I see what you're saying. I too hate myself, and my mind just refuses to believe anything good it hears about me. It's an obsessive compulsion, and I understand what that feels like.

I definitely see the whole inside/outside concept. On the outside, I'm allegedly a good, honest, lovable kid that people love. And on the inside, I'm a festering, rotten pille of crap. The inside thinks the person on the outside is a lie and a fake, and it is resolute and unyielding in it's belief. Mine is not a unique case, and it's certainly not retarded. Of course, that probably won't stop you and me from hating ourselves, but you might as well be comfortable with the knowledge that such a thing is not at all strange.

Oh, and dorkie-lil-shortie, join the club. My self esteem is absolutely terrible. XP

7/17/2008 #78
xXx-TripleDeX-Treme

Rusty...I kinda feel the same way about my self. I got this from Oprah (My mom watches it ALOT) If you dont accept who you are other people wont and then bad things will start to happen.

7/17/2008 . Edited 7/17/2008 #79
Red Panda Bear

Rusty, no point in low self esteem. My motto "You either like me or you don't."

7/17/2008 #80
PikaYoshiGirl

Panda: And if they DON'T like you, hey, they're still thinking about you.

7/17/2008 #81
Rusty-Knives

Ah, but that motto is stupid. If I refuse to care what other people think of me, what happens when I do something bad? That shit won't sink in, because I wouldn't have a conscience if it weren't for what other people think.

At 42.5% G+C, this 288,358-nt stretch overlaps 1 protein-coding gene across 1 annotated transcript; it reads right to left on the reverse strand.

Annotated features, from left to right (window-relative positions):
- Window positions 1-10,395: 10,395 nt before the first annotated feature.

TL;DR I pretend not to care but I do.

7/17/2008 #82
Venomous Woe

If you dont accept who you are other people wont and then bad things will start to happen.

That may be true, but simply saying that may not help.

In recent years, psychologists have identified a number of mood disorders that hamper normal functioning. In these states, being able to accept yourself would be a GODSEND. Frankly, injecting positive thoughts into the minds of any of these people is like performing an organ transplant. Even though the original mindset is making the body sick, the body will NOT accept the mindset, at least not without something to act as cyclosporin.

There are a number of therapists available to help with these symptoms. If you find it a terrible endeavor to believe in yourself, then you should seriously consider having yourself looked at. It's not an insult; it's genuine concern. Frankly, fighting one of those diseases on your own is a herculean effort, and NO ONE should have to be put through that...

7/17/2008 #83
Rusty-Knives

Ah, here's the deal though. Psychologists and Counsellers have a tendency to make their patients almightily uncomfortable.

I've been a few times and not accomplished anything, I'm too reserved to talk about my problems to a stranger who's been paid to listen to me.

7/17/2008 #84
Trippy Hippie

Oh, and dorkie-lil-shortie, join the club. My self esteem is absolutely terrible. XP

I share your burden.

7/17/2008 #85
xXx-TripleDeX-Treme

Hey I didn't say it the lady on Oprah did.....and yeah....i doesn't really help...

7/17/2008 #86
Rusty-Knives

Domo Arigato, Mr Robotto.

7/17/2008 #87
xXx-TripleDeX-Treme

DOMO domo...DOMO domo.

7/17/2008 . Edited 7/17/2008 #88
Rusty-Knives

If suicide became a viable option, what do you think the best way would be to do it? I'm thinking drowning, relatively mess-free and it'll leave your body in a relatively normal state for your family to find you in, so it's not quite horrific as say, slitting your throat.

7/17/2008 #89
xXx-TripleDeX-Treme

idk...mabey starving yourself to death...but thats hard...same is drowning because you feel like yuo HAVE to come up and you cant stop from doing it (it happend to me during a swimming test when i had to get this thing underwater in one breath and I REALLY wanted it) but seriously killing yourself is the worst solution.

7/17/2008 #90